"USB info" -> "Local Inventory";
    "virtual machines" -> "Local Inventory";
    "more" -> "Local Inventory";
    "Deploy" -> "set some configuration";
    "Deploy" -> "add software";
    label = "Computer(s)";
}

subgraph cluster_2 {
    style=filled;
    color=lightgrey;
    node [style=filled,color=white];
    "vCenter1" -> "ESX Inventory";
    "esx4" -> "ESX Inventory";

    "esx1" -> "vCenter1";
    "esx2" -> "vCenter1";
    "esx3" -> "vCenter1";
    "vm1" -> "esx1";
    "vm2" -> "esx2";
    "vm3" -> "esx2";
    "vm4" -> "esx3";
    "vm5" -> "esx3";
    "vm6" -> "esx4";
    label = "VMware API";
}

subgraph cluster_3 {
    style=filled;
    color=lightgrey;
    node [style=filled,color=white];
    "printer 1" -> "Network Inventory";
    "printer 2" -> "Network Inventory";
    "switch 1" -> "Network Inventory";
    "unknown device" -> "Network Inventory";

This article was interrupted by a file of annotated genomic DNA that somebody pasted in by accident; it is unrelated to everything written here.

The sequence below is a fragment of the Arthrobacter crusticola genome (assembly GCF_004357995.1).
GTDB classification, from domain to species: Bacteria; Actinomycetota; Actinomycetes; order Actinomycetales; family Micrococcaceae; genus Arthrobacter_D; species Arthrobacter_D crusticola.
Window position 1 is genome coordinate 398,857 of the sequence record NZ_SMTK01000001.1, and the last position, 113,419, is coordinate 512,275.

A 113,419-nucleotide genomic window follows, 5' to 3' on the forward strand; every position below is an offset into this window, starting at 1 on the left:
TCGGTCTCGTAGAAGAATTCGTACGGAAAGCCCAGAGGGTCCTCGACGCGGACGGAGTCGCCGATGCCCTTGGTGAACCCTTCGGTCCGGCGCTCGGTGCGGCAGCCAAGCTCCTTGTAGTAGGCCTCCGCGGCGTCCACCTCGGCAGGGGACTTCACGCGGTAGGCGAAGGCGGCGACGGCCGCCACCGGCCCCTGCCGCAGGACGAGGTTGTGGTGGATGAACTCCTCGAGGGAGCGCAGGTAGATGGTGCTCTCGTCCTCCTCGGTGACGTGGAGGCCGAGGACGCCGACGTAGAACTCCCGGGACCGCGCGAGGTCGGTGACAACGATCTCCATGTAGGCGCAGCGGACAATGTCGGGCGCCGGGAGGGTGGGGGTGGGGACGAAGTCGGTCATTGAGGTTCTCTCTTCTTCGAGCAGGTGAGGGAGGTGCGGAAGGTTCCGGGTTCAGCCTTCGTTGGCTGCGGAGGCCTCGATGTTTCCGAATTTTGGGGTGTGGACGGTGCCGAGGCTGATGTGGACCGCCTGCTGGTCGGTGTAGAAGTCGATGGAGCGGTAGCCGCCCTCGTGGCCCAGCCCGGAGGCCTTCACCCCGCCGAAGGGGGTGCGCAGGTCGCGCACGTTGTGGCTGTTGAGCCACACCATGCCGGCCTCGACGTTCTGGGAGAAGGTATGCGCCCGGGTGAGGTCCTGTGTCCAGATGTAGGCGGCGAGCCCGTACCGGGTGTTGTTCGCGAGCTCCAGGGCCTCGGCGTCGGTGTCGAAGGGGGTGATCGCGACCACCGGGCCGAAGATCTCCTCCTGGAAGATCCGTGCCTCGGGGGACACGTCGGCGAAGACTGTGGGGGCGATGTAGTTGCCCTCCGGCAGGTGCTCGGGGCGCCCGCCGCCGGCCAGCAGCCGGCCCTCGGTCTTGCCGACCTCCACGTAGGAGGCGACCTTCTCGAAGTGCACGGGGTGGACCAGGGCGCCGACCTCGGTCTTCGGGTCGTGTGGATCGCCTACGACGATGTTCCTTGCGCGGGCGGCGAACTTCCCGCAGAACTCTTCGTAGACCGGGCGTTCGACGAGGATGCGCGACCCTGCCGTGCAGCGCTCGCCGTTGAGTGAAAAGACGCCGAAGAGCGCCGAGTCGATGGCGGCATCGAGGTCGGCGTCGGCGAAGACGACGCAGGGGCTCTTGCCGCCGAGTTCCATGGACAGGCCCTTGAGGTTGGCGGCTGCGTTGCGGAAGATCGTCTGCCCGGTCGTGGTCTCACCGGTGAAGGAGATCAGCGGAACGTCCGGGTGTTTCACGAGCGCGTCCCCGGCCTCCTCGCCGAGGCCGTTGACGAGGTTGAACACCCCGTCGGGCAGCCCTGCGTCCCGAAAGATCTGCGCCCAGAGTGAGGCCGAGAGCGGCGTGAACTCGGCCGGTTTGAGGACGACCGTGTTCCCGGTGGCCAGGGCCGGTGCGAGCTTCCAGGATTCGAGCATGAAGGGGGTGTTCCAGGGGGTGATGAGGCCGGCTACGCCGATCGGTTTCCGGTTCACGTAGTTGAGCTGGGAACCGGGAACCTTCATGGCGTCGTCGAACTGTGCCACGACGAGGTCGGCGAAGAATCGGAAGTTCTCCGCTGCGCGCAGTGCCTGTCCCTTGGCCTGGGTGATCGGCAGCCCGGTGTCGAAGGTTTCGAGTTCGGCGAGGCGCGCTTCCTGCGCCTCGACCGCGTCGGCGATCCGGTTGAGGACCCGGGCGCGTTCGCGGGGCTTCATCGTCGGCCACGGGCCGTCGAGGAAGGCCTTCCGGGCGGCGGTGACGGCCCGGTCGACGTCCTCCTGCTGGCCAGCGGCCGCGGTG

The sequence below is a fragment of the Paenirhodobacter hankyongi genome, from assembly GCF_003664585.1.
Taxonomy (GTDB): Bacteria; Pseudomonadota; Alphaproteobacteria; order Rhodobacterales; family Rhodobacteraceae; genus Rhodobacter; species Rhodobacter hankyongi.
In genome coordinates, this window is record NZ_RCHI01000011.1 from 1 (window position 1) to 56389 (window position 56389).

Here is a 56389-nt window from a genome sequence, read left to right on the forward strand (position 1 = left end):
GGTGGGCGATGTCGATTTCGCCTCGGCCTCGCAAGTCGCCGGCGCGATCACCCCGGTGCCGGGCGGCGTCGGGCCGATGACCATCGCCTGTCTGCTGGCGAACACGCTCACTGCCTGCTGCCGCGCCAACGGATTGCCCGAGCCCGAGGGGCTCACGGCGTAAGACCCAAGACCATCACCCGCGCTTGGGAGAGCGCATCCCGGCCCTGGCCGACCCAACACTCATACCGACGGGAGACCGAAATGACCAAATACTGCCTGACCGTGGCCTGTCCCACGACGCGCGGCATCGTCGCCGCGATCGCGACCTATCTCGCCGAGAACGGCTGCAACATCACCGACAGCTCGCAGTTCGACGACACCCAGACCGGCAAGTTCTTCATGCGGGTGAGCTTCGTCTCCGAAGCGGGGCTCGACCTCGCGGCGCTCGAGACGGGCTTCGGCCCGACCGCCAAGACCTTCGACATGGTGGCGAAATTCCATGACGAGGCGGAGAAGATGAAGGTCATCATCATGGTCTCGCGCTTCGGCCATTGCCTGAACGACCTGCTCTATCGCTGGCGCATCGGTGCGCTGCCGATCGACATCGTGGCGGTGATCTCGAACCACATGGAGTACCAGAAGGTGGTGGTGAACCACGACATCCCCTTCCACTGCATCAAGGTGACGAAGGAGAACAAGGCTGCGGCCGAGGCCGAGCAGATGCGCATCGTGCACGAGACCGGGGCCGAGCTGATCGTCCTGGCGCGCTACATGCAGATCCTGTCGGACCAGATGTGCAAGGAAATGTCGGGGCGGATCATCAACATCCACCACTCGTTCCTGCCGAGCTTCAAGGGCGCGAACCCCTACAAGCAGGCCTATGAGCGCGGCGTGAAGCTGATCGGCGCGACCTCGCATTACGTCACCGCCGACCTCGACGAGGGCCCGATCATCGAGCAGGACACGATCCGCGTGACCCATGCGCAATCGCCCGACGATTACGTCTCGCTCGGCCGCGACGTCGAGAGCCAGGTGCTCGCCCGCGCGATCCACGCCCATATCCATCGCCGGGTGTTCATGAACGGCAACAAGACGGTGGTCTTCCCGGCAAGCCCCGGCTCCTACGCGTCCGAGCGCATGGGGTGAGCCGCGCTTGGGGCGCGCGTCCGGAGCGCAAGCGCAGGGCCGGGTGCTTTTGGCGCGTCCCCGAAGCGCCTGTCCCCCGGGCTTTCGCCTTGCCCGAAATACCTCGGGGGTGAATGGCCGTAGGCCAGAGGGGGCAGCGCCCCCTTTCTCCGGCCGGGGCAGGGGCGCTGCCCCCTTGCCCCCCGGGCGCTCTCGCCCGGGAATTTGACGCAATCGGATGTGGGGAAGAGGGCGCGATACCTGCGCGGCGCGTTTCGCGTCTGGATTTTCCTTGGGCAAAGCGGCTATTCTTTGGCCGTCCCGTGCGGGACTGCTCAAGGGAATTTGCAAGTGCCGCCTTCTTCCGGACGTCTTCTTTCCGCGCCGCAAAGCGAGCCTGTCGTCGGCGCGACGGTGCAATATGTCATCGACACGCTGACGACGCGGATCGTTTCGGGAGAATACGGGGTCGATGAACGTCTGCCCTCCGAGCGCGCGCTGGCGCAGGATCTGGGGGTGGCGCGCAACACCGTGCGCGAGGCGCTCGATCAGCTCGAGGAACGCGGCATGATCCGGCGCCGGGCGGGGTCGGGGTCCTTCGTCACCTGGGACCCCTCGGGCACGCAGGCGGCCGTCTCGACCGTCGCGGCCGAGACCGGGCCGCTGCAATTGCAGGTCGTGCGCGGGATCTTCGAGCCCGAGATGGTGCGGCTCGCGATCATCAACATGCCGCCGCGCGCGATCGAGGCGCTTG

label = "Networks";
}



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September 2015: 10 Most Popular Posts from Ubuntuland & The Dream Valley.

Monday, October 12, 2015

1.- Iron Knights Update – Latest Update Includes First Female Character For The Game.

Iron Knights Update – Latest Update Includes First Female Character For The Game.

Iron Knights, the free to play hack ‘n’ slash action RPG from publisher Actoz Soft has just received a brand new update. The game is known for its excellent 3D visuals and non-stop action as well as plethora of gameplay modes. To celebrate the latest update Actoz Soft has a couple of surprises in store for new as well as existing players. First up is a selection of perks and powers

Read More ... »

2.- Ubuntu 15.10 Wily Werewolf Release Schedule.

Ubuntu 15.10 Wily Werewolf Release Schedule.